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CBP Agriculture Specialists Increase Inspections on Fresh Cut Flowers

Release Date: 
February 9, 2012

CHICAGO—This is the time of year that U.S. Customs and Border Protection Chicago agriculture specialists want to make sure that only love is in the air, not foreign pests and diseases, as they work hard to examine the millions of fresh flowers imported for local Valentine's Day bouquets. Chicago ranks among the top ten locations in the country for receiving imported cut flowers and CBP has recently stepped up agricultural inspections at O'Hare International Airport to detect plant pests and plant diseases from being introduced into the U.S. where they could cause harm to the U.S. flower industry, agriculture and the national economy.

Thrips is the most common pest on imported fresh cut flowers.

CBP Chicago agriculture specialists found thrips as the most common pest on imported fresh cut flowers. They are very tiny; however, infestations can ruin crops.

"We at CBP want everyone to have a Happy Valentine's Day which is why we stepped up our inspections of cut flowers to meet the seasonal demand here in Chicago. Last year, we examined more than 82 air shipments containing 3.2 million fresh cut flowers," said David Murphy, Chicago CBP director of Field Operations. "Right now our agriculture specialists are conducting ten inspections each day to make sure these lovely imports bring joy and happiness and not an unintended pest or disease."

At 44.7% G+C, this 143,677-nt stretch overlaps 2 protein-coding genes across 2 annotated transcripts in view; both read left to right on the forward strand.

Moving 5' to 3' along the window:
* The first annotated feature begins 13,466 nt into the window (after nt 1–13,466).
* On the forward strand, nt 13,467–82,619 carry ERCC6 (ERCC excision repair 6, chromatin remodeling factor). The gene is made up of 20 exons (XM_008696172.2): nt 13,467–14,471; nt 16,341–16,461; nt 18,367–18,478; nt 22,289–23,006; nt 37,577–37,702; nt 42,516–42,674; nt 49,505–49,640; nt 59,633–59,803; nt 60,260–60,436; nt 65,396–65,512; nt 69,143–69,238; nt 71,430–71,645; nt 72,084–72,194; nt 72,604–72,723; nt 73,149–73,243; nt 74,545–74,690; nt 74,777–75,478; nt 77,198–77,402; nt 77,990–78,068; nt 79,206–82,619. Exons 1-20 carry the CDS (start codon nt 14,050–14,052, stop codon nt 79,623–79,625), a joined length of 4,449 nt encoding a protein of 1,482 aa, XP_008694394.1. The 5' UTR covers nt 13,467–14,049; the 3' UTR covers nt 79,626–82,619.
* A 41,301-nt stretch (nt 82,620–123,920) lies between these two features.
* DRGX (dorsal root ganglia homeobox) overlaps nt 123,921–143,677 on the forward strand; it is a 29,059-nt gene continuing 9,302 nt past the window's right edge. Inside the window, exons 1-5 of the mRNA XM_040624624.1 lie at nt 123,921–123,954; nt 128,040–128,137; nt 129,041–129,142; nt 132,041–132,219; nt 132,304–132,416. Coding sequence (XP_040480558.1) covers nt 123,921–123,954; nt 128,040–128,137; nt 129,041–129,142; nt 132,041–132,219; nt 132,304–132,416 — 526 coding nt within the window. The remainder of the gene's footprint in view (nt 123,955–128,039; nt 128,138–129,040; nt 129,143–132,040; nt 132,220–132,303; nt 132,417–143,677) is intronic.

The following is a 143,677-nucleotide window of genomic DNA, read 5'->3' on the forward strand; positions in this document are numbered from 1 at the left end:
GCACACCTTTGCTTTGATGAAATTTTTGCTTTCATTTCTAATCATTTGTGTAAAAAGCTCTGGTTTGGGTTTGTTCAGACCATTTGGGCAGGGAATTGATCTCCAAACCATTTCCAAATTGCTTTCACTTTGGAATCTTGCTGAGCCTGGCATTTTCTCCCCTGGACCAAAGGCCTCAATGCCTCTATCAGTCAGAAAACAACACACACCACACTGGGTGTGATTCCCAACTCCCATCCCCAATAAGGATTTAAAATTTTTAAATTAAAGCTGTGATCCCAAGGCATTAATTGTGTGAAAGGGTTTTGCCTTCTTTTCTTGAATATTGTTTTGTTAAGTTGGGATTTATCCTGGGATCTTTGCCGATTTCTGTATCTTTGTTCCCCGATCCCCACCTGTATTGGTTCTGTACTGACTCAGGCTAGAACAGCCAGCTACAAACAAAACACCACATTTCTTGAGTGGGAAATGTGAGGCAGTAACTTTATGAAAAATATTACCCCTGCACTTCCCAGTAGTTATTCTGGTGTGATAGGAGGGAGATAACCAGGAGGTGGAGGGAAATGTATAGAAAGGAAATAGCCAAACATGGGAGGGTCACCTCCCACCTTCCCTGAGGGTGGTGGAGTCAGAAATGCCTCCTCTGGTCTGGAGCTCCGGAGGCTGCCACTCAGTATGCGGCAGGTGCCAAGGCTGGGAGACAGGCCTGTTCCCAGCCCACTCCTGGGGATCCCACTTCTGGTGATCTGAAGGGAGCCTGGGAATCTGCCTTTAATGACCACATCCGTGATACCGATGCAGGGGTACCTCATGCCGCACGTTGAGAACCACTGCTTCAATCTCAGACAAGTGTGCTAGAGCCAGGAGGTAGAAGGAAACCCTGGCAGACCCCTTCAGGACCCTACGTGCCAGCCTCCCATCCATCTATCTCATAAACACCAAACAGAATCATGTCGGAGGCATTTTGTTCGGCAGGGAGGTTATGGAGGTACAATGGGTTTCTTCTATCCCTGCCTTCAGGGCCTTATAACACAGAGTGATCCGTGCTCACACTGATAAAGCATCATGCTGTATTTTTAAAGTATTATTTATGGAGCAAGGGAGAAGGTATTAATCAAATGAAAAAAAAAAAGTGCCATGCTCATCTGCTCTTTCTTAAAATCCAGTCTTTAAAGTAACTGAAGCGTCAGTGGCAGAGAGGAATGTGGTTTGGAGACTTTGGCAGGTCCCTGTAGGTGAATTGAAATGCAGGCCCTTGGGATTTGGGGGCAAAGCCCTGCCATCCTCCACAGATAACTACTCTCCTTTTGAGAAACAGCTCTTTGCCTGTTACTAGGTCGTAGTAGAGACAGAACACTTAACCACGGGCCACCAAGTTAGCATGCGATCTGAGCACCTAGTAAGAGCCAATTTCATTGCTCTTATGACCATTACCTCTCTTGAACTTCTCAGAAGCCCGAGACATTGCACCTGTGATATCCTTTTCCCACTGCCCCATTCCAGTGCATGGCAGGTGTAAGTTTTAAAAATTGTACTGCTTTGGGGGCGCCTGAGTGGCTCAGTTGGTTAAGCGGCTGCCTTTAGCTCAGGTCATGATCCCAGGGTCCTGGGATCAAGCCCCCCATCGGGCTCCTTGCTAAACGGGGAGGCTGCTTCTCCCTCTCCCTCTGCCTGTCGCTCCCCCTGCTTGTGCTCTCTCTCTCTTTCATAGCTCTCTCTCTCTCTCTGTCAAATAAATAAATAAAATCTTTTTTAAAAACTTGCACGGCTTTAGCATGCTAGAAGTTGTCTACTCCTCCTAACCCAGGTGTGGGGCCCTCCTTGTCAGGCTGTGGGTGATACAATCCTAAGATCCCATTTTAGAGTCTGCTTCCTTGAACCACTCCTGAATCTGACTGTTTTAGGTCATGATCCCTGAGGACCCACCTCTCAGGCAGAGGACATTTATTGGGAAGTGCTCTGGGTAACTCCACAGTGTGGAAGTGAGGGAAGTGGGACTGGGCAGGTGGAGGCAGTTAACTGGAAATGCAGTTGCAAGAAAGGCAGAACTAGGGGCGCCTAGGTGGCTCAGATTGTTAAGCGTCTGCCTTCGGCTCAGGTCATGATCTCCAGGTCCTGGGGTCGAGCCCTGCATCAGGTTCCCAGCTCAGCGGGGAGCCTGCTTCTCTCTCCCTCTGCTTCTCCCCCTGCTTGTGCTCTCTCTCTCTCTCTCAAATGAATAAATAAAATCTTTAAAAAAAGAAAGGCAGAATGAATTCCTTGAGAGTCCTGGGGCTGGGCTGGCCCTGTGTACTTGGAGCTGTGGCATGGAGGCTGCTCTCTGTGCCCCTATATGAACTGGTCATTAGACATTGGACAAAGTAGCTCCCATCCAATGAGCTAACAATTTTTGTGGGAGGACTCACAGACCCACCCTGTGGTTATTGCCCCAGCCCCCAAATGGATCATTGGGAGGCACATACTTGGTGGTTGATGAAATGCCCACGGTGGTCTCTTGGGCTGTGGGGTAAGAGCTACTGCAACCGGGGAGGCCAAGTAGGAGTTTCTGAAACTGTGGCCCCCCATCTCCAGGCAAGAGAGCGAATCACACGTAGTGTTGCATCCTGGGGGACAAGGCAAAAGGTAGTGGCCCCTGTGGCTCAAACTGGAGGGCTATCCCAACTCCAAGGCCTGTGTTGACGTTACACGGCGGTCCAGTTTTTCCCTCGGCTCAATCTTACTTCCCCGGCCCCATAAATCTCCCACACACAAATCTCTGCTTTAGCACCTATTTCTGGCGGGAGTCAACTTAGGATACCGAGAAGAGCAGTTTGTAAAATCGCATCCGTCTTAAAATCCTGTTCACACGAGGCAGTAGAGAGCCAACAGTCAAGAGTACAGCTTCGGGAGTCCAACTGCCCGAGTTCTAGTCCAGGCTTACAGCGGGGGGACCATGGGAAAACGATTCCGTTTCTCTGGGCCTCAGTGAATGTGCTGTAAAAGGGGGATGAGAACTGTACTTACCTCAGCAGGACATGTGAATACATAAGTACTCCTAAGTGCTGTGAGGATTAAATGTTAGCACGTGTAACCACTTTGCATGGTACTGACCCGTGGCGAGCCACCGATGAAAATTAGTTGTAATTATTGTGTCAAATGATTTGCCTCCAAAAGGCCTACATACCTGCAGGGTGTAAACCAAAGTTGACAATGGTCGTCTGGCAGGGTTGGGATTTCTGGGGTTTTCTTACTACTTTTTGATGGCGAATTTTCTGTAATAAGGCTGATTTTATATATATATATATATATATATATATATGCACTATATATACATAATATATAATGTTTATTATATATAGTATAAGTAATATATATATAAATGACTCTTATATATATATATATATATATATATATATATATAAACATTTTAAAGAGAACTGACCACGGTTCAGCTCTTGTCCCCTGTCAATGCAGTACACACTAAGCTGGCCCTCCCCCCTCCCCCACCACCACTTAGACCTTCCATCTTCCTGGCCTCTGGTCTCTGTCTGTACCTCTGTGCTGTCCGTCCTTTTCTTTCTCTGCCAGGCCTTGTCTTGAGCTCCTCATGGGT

In Chicago, CBP agriculture specialists see a variety of flower shipments from around the world with some single shipments containing 50 types of different flowers including the five most common which are Tulips, Daffodils, Orchids, Roses and Delphinium.

The most common pest found in Chicago on cut flowers is thrips. These tiny arthropods are just 2mm long, but infestations can ruin crops and cause other countries to refuse our agriculture products. When a thrips species is found on imports, quarantine action is ordered by CBP and the infested import is fumigated, destroyed or re-exported. Other pests found on imported cut flowers include moth caterpillars, snails, and plant eating fly maggots.

Last year, from Jan. 1 to Feb. 14, 2011, CBP agriculture specialists nationwide prevented the entry of 3,400 plant pests hitchhiking on the approximately 802.5 million imported cut flowers. This year, more than 50 cut flower pests have been intercepted by agriculture specialists in Chicago thus far.

For more information, photographs, facts and figures about CBP inspection of imported cut flowers, please visit the CBP Web site.

Last modified: 
February 9, 2017